This year, Tropical Depression Boris was the first tropical cyclone in the Central Pacific, moving in from the east on June 27 and weakening a day later. Boris was only the second tropical cyclone in June in the Central Pacific since 1950, and the first since Tropical Storm Barbara in 2001, NOAA said in a news release last week.

Hurricane Douglas, which prompted hurricane warnings for Maui County, Oahu and Kauai, and a tropical storm warning for Hawaii island, entered the basin on July 24 as a Category 4 major hurricane. The storm brought heavy rain, swells and high surf across east-facing shores.

Douglas quickly moved west-northwest toward Hawaii and gradually weakened before eventually passing within 30 miles north of the state July 26 as a Category 1 hurricane, “keeping the most damaging wind and rain impacts away from land,” NOAA said.

“Just because there aren’t a lot in the basin as a whole, it doesn’t really give you an idea of what the threat is for Hawaii itself,” Bravender said. “Because even with just two tropical cyclones this year, we were extremely lucky with a near-miss from Douglas.”

Had Hurricane Douglas hit Maui, it would have been the first hurricane-strength system to strike the island in nearly 150 years, according to weather service records and historical accounts of an 1871 cyclone.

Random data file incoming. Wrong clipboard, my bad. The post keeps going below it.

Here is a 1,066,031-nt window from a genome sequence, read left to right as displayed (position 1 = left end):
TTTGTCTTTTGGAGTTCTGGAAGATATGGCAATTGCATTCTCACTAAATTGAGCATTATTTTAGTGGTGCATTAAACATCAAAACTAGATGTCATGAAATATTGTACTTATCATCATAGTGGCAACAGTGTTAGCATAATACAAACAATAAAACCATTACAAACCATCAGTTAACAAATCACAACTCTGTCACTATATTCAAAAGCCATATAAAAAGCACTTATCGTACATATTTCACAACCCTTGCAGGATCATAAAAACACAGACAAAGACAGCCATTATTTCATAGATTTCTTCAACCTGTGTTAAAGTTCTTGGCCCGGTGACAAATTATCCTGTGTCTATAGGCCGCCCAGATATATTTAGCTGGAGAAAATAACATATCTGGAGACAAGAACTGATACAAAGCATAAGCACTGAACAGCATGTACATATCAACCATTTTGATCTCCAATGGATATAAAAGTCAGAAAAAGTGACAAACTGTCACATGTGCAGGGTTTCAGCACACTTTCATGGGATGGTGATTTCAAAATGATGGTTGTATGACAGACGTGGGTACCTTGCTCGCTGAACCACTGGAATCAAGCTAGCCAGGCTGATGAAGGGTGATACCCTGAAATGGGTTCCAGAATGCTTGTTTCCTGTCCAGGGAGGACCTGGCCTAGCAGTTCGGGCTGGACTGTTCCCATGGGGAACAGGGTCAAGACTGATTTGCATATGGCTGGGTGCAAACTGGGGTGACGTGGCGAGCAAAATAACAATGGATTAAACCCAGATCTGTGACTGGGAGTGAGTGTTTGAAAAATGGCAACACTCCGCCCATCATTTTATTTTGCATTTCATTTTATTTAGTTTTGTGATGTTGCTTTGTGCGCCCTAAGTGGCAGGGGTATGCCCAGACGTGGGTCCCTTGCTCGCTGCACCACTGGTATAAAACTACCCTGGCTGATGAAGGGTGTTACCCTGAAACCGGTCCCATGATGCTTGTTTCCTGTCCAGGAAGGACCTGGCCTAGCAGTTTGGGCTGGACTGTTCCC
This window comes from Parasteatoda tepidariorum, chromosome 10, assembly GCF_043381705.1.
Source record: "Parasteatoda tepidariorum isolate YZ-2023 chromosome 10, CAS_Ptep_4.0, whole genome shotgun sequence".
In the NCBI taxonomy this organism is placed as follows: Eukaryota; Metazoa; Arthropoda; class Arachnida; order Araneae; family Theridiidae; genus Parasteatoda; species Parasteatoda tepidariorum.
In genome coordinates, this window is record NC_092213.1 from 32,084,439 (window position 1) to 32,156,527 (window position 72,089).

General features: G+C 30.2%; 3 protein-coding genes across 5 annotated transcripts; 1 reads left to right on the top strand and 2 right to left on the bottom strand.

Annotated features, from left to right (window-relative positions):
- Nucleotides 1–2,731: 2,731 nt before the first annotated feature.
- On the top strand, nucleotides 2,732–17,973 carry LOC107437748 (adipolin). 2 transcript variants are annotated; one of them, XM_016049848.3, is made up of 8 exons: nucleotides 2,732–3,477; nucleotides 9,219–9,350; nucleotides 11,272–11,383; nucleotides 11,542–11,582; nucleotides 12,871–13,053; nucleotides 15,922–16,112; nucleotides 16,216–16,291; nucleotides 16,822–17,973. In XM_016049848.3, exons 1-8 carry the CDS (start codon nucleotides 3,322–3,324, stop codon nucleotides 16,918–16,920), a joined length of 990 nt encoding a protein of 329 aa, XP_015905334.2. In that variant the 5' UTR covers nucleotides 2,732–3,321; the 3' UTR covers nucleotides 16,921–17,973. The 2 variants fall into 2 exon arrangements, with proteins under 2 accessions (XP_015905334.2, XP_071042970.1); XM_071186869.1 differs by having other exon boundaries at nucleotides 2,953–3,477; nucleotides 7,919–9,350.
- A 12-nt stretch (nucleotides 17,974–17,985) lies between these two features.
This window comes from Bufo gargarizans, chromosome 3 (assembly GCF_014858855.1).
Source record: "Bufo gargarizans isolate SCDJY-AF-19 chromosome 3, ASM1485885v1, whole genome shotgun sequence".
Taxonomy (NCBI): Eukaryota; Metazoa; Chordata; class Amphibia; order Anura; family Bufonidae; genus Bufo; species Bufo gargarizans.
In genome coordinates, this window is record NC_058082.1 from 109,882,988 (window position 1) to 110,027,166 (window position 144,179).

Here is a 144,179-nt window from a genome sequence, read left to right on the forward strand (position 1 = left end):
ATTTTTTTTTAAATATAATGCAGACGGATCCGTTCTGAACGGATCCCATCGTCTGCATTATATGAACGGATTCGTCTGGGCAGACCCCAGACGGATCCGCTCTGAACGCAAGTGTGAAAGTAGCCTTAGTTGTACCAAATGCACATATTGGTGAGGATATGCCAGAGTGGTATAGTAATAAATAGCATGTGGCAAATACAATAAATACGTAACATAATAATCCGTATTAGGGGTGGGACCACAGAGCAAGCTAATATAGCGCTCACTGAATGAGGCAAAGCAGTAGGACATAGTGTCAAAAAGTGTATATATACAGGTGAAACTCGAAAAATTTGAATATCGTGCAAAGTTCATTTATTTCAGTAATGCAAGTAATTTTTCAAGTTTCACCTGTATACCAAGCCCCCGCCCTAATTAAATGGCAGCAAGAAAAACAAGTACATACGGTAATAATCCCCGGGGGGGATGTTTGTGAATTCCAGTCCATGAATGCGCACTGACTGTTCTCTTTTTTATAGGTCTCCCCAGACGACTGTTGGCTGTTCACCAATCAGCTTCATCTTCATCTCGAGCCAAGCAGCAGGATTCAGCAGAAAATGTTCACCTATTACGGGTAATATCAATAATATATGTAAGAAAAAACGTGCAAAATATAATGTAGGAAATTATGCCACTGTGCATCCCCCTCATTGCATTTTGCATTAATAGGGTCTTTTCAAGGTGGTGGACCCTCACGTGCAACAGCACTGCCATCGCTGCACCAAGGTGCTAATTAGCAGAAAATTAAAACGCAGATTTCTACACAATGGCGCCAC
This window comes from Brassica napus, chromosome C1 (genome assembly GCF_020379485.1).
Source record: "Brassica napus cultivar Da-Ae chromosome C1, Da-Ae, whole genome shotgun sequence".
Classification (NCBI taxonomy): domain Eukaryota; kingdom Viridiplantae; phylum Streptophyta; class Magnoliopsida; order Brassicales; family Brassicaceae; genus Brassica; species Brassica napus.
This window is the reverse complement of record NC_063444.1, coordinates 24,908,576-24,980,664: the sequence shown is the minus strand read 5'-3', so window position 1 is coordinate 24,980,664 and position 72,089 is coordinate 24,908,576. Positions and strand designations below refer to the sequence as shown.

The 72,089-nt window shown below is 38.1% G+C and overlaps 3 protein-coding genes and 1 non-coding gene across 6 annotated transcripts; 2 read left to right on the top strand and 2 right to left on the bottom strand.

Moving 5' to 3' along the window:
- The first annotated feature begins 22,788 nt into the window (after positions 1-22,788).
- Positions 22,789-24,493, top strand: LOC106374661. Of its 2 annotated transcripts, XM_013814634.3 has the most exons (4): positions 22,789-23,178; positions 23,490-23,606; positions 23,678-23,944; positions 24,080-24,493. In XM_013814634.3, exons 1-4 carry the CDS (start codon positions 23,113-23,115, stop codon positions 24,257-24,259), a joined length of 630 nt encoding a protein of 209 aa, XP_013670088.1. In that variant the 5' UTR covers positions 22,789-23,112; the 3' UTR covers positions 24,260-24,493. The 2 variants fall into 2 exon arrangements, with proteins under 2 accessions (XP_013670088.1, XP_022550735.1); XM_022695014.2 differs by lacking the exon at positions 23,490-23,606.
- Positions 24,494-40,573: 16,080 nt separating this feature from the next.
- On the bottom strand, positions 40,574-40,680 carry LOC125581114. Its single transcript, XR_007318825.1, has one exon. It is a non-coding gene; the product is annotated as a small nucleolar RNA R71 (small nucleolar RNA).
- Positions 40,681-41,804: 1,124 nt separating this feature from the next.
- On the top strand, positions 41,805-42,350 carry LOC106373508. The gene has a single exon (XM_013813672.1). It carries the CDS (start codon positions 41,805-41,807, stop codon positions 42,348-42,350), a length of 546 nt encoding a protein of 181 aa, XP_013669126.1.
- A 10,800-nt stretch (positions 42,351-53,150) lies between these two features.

On the other hand, when the Pacific is quiet, the Atlantic is usually busy, and vice versa. Bravender said the Atlantic had an extremely active season, racking up a record-breaking 30 named storms and 12 that made landfall in the United States.

“For the second time, the Atlantic basin ran out of names in their annual hurricane list and started using Greek letters again,” he said. “It’s an incredibly active period for them.”

After speaking to one of the Atlantic hurricane specialists recently, Bravender relayed that they had issued twice as many advisories this year.

This is the fifth consecutive year with an above-normal Atlantic hurricane season, according to NOAA, due to the effects of La Nina and the warm phase of the Atlantic Multi-Decadal Oscillation, which is described by the organization as an ongoing series of “long-duration changes in the sea surface temperature of the North Atlantic Ocean, with cool and warm phases that may last for 20-40 years at a time.”

The phenonemon began in 1995 and has caused an increase in stronger and longer-lasting storms since in the Atlantic, according to a NOAA news release on the Atlantic hurricane season last week.

“Throughout this relentless hurricane season, NOAA worked around-the-clock to provide critical data and reliable forecasts to our nation’s communities in the path of devastating storms,” U.S. Secretary of Commerce Wilbur Ross said in the news release. “The services provided by NOAA, alongside our emergency management partners, undoubtedly helped save many lives and protect property.”

So what does this mean for the next hurricane season in the Central Pacific?

Bravender said it’s too soon to tell, but for now “La Nina conditions are expected to continue well through the winter time.”

“It’s something we will be keeping an eye on and see how it all evolves.”

* Dakota Grossman can be reached at dgrossman@mauinews.com.